Injecting a dose of urgency: Clinical trials at UW Health get fresh approach

Three years ago, a group of health-tech entrepreneurs, investors, and others familiar with the UW—Madison’s painfully sluggish clinical trial process delivered a plea to campus leaders with the power to make changes.

The group’s lament: Stop making it so hard for companies, young or otherwise, to advance potentially life-saving health care ideas from the lab bench to the marketplace. Time delays and bureaucratic uncertainties surrounding clinical trials is hurting Wisconsin companies, they said, especially those rooted in UW–Madison research.

The complaint was heard and, with speed not always associated with a major public university, taken seriously. Led by UW Health’s Alan Kaplan, new to his role as chief executive officer, and Robert Golden, the dean of the School of Medicine and Public Health, an internal assessment got underway.

The conclusion was summarized in a hard-hitting 2018 report written by Mary Westrich, one the nation’s leading experts on clinical trials.

“The (UW–Madison) has evolved to interpreting regulations, requirements, policies, and standards in the narrowest sense; commonly gravitating to the most conservative interpretation possible to protect the institution from any risk or liability through tight bureaucratic control,” Westrich wrote after 140 people familiar with the system were interviewed. “This priority creates a situation where patient safety is not given as much weight, attention, or effort. The result stifles potentially beneficial — even life-saving — research to patients with no counterbalanced benefit of increased patient protection.

“The culture of the Institution does not encourage the conduct of industry-sponsored trials, nor make them easy to conduct.”

The remedy? For the UW–Madison to meet national clinical trial accreditation standards for industry-sponsored research, it must change its process, its administrative structure, and its culture — or risk not becoming a “preferred site” for hundreds of such trials per year.

That promoted a search that culminated in the hiring of a chief clinical research officer who brings decades of clinical trial experience to the job. Betsy Nugent, who spent 13 years building the clinical research network at 31 Kaiser Permanente centers in the Rocky Mountain region, became the first campus clinical trials “czar” in September. She spoke Oct. 8 to a meeting of the Wisconsin Technology Council, which was a part of highlighting concerns in late 2016.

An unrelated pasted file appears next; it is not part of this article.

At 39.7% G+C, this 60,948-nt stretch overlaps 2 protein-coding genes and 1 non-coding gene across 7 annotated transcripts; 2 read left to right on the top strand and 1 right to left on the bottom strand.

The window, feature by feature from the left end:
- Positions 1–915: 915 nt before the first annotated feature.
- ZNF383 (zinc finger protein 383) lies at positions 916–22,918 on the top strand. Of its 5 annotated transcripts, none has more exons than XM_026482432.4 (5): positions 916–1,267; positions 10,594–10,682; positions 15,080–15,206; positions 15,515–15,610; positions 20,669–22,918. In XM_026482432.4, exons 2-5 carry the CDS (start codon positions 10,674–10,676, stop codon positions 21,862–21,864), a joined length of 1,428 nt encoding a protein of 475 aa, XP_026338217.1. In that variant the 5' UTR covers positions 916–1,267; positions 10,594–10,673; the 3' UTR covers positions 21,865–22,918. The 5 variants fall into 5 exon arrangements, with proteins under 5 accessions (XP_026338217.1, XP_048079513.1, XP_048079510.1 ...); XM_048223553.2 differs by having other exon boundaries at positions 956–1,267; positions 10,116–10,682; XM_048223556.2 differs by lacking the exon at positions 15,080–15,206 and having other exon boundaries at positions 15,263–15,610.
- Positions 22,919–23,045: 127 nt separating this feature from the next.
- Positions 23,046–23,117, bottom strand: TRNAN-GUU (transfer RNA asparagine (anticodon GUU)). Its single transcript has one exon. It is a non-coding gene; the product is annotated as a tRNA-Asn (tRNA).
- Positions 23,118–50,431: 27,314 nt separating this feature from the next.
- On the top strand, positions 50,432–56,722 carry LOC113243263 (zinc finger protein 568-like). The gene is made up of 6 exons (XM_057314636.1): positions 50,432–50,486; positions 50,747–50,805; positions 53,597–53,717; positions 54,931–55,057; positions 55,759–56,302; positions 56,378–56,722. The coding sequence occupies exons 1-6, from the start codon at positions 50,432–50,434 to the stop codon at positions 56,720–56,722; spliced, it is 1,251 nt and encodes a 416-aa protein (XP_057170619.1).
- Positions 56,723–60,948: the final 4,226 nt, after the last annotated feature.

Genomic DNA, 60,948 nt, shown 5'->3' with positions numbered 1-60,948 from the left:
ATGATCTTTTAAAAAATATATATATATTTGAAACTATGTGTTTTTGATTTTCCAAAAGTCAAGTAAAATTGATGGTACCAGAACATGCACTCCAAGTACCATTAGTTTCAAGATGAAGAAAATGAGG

Nugent’s work at Kaiser Permanente helped to reduce the amount of time needed to organize a clinical trial, which can involve hundreds if not thousands of patients, from nearly a year to less than two months. Patient safety and efficacy standards improved by establishing streamlined entry points and consolidating functions. The system became a national model for trials involving therapies for rare cancers, for example.

“I won’t say it was easy,” Nugent said, but the result within Kaiser Permanente was a more predictable process around expensive trials that can bankrupt a young company if there are unnecessary delays.



Nugent is part of an evolution within UW Health that is designed to speed “translational research,” which is shorthand for applying knowledge from basic biology and clinical trials to techniques and tools that address critical medical needs. With the nation’s only combined school of medicine and public health, 1,500 faculty, and $368 million per year in research from outside its walls, there’s no reason for the UW–Madison and its affiliates to miss the boat on clinical research.

“UW Health should really be a leader,” said Thomas “Rock” Mackie, a researcher and serial entrepreneur who recently became UW Health’s chief innovation officer. “This is a unique opportunity in academics … The rewards are not just financial, but reputational in terms of advancing human health.”

Nugent, Mackie, and Kurt Zimmerman, who will direct the Office of Industry Engagement within the medical school, form the core of what’s called the “Isthmus Project.” It draws its name from the concept of better connecting research, trials, and patient care. That will include working more closely with other medical institutions in Wisconsin and beyond.

Let’s hope this “isthmus” is a firm enough land mass to support researchers, innovative companies, and patients in need of proven solutions.

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